Kubernetes: creating a new namespace and using it in a new context

Think of namespaces as folders to organize objects in your cluster.

You specify a namespace temporarily with -n.

Or more permanently with a context.

Contexts and namespaces are tracked locally in your ~/.kube/config file.




If you edit it manually take a backup.

Or use kubectl. E.g.

kubectl config set-context ...


Isolating work with namespaces

Here’s how to isolate your work using a new namespace called dev in a new context, also called dev:

Note: I’m aliasing kubectl to k.

List namespaces with: kubectl get namespaces --show-labels


And to quickly switch between contexts use kubectx:


brew install kubectx

List contexts:



kubectx <name>


Delete namespaces with:

kubectl delete namespaces <name>

Note: this will not delete it from your config file – https://stackoverflow.com/questions/53283120/kubernetes-cant-delete-namespace/53283273#53283273


To do this declaratively, use a config file. E.g.



Switching namespaces


(installed at same time as kubectx)



Before adding a context with the emojivoto namespace:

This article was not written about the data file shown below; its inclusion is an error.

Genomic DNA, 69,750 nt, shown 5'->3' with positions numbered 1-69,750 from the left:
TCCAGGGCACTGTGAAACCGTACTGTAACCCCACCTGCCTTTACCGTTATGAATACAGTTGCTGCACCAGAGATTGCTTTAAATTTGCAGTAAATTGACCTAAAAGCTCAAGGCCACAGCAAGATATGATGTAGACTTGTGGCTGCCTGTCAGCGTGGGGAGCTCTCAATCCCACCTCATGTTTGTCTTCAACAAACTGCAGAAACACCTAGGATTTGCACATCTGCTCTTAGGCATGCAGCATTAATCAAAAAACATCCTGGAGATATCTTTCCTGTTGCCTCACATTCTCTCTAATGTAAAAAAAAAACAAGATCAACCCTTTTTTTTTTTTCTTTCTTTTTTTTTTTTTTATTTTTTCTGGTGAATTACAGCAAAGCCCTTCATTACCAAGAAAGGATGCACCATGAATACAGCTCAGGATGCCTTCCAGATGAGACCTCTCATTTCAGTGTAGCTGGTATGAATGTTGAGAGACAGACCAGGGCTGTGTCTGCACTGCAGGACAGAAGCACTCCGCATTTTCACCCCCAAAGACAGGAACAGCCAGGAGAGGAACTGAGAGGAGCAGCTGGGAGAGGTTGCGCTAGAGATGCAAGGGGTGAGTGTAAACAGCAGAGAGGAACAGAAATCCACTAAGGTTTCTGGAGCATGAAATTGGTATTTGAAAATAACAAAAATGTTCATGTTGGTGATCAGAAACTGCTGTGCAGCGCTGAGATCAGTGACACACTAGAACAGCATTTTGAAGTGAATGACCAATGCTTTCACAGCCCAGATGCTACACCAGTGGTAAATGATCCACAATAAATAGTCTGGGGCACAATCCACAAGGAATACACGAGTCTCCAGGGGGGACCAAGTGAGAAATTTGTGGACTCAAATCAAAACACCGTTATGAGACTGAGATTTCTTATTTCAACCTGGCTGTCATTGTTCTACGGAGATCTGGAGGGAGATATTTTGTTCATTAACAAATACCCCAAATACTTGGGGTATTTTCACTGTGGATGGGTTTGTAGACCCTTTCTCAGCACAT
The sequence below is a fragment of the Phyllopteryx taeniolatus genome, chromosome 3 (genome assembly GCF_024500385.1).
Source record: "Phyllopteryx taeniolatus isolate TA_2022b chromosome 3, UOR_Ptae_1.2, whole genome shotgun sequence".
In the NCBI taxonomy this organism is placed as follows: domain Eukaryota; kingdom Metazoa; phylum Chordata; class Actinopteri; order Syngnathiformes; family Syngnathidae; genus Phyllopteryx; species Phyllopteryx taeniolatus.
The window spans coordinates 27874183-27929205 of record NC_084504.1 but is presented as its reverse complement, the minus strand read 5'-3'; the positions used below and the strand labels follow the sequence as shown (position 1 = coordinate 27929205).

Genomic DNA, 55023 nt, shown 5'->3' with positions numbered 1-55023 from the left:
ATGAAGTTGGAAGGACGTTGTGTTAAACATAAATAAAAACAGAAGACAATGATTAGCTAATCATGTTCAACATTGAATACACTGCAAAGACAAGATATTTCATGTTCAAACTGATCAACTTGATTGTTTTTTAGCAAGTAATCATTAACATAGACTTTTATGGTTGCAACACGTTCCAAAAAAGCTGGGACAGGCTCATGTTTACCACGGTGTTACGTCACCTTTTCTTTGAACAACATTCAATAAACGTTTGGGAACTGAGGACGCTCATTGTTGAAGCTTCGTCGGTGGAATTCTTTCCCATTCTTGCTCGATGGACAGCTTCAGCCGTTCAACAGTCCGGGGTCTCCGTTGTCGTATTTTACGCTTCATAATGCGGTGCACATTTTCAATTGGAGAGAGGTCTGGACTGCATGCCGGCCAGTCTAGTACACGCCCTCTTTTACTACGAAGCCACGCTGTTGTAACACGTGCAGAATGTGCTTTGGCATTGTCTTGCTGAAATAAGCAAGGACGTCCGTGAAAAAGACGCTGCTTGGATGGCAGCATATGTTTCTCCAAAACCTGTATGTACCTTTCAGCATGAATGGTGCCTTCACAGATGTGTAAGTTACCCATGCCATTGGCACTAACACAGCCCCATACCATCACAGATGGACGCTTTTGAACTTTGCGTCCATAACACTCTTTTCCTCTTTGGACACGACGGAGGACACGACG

and after adding a context with the emojivoto namespace:


Note you can do this using kubens(https://github.com/ahmetb/kubectx) – e.g.


See also:




Kubernetes: Namespaces

Kubernetes supports multiple virtual clusters backed by the same physical cluster. These virtual clusters are called namespaces.

More info here: https://kubernetes.io/docs/concepts/overview/working-with-objects/namespaces/


List namespaces: 

kubectl get namespaces

but handy to see labels attached so run:

kubectl get namespaces --show-labels



error: the server doesn’t have a resource type “namespaces”

Check what context you’re using. E.g. kubectx and then check if that cluster is running. E.g. minikube status.



More info: https://kubernetes.io/docs/concepts/overview/working-with-objects/namespaces/


Practical examples: Deploy a WordPress app using Kubernetes on AWS

See also Kubernetes: creating a new namespace and using it in a new context